Project Example

Communication for Healthy Communities, Uganda

This program, funded by USAID and managed by FHI360 (2013-2018), was designed to help reduce high national rates of HIV infection, total fertility, maternal and child mortality, malnutrition, malaria and tuberculosis (TB).

The program worked to achieve these objectives by increasing the adoption of healthy behaviors — including an uptake of critical health services — through strengthened health communications and by:

  • Designing and implementing high-quality health communication interventions to improve knowledge, attitudes, norms, behaviors and demand for services related to HIV, TB, malaria, nutrition, maternal and child health and family planning
  • Improving the coordination of health communications interventions
  • Increasing research and knowledge management to enhance health communications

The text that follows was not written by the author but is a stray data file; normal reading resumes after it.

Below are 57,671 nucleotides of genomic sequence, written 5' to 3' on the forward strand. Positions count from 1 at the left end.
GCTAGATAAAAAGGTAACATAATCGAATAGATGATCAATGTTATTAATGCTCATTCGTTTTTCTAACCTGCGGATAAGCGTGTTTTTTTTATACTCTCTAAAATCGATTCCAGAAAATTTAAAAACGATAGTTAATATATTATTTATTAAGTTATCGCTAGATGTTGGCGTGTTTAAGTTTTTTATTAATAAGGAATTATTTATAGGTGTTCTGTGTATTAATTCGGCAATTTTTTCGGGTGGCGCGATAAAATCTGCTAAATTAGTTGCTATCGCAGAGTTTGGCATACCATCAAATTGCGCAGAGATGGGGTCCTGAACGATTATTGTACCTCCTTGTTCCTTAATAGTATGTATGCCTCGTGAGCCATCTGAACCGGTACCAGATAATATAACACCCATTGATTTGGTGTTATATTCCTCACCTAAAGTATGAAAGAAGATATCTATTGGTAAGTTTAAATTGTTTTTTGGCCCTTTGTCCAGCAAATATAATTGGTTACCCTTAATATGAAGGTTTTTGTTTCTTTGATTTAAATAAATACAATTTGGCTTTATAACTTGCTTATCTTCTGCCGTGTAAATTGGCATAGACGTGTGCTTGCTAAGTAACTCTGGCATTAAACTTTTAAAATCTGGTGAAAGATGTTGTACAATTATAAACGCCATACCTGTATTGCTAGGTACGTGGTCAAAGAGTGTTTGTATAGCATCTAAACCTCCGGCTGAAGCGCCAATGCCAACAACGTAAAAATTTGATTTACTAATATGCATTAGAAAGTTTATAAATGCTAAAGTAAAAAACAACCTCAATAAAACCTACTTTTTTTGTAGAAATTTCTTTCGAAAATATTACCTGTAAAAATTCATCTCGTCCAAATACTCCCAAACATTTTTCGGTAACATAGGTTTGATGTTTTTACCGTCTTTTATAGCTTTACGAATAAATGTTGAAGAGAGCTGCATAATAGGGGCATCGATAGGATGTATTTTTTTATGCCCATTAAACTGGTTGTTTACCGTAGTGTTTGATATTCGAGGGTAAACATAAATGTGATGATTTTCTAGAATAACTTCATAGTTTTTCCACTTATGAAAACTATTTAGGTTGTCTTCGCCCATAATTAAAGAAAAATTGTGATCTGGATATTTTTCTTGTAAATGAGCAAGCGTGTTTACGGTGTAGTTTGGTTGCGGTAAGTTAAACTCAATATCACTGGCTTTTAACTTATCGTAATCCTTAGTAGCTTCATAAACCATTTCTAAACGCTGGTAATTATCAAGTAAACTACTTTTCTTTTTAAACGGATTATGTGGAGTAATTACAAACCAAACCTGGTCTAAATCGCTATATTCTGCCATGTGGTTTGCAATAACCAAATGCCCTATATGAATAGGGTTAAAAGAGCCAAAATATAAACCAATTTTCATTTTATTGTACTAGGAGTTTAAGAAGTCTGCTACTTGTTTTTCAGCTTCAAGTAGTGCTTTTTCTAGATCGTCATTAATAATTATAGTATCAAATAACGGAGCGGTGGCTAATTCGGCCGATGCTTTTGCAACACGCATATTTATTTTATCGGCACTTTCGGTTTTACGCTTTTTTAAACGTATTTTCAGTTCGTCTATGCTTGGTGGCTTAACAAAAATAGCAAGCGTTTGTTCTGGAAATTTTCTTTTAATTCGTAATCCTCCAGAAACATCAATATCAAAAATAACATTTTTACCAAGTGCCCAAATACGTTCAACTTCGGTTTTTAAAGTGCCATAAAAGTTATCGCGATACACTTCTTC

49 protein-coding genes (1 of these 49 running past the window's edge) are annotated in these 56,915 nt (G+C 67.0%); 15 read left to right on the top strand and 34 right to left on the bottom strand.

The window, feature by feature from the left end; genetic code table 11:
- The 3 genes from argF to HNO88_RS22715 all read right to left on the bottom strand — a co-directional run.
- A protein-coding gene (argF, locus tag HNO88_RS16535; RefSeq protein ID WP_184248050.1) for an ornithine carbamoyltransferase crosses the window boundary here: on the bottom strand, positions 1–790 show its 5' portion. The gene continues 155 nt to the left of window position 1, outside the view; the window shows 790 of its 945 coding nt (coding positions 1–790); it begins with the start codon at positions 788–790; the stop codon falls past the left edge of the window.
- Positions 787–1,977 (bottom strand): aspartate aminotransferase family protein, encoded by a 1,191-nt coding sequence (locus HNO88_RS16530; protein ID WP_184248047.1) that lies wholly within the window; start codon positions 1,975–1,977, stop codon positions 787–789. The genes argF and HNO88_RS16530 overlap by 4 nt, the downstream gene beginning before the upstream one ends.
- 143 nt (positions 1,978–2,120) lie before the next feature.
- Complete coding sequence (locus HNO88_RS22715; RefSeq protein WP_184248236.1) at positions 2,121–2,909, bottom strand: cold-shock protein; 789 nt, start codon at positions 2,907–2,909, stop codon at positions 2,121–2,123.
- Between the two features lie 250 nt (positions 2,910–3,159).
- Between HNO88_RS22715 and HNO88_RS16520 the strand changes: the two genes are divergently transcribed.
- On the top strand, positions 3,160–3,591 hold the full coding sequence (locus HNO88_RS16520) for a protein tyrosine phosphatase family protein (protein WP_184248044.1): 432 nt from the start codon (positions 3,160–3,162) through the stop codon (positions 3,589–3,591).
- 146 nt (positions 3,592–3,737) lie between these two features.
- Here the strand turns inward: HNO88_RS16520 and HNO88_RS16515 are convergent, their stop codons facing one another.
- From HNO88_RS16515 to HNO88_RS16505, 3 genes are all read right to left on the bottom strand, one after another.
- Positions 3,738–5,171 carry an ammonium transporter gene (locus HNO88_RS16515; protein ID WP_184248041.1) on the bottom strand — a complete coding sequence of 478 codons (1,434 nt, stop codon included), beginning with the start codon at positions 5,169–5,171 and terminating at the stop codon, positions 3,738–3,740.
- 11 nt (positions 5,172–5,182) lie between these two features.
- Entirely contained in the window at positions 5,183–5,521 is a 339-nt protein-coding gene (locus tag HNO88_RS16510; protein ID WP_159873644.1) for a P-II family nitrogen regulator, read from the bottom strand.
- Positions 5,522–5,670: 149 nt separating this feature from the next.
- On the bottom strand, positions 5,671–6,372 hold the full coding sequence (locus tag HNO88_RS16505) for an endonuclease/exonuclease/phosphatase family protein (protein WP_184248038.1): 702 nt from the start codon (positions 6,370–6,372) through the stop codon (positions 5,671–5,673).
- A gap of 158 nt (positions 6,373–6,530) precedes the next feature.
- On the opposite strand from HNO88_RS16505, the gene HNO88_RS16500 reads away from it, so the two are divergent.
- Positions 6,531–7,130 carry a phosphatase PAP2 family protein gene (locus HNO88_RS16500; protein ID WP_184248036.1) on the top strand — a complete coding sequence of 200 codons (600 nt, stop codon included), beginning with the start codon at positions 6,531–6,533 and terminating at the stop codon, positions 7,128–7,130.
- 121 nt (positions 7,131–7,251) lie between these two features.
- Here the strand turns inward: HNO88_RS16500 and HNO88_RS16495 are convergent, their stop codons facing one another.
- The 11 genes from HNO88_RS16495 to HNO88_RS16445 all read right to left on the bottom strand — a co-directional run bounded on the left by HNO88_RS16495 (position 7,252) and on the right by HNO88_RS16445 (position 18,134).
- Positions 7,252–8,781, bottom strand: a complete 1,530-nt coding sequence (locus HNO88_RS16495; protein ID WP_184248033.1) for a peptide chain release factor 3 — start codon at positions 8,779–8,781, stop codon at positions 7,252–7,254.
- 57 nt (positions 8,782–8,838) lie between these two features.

In partnership with the Uganda Health Marketing Group, FHI 360 worked across the country to advance the skills needed to design, manage and evaluate health communications interventions, and to adapt and scale up communications efforts in support of service delivery activities at the community level. CHC supported a robust learning agenda that strengthened program implementation, documented impact and contributed to the SBC knowledge base. CHC also enhanced the Government of Uganda’s capacity to lead and coordinate similar SBC interventions.

“Oblulamu” Integrated Life-cycle Based Health Campaign

Running from September 2014 to December 2017, and then 2013-2020, and implemented by the Communication for Healthy Communities Project the Oblulamu Campaign was managed by FHI360. It forms a multi-channel communication platform using the standard greeting “How’s Life” as its umbrella slogan to integrate six health areas: HIV/AIDS, family planning, malaria, maternal and child health, nutrition and TB. The campaign uses radio, television, and print materials which can be used and adapted by campaign partners. The campaign is a series of innovative health communication interventions. The Oblulamu campaign was designed in four phases that follow a life-stage approach for audience focus.

Source: USAID, FHI360

Date of Publication: May 19, 2020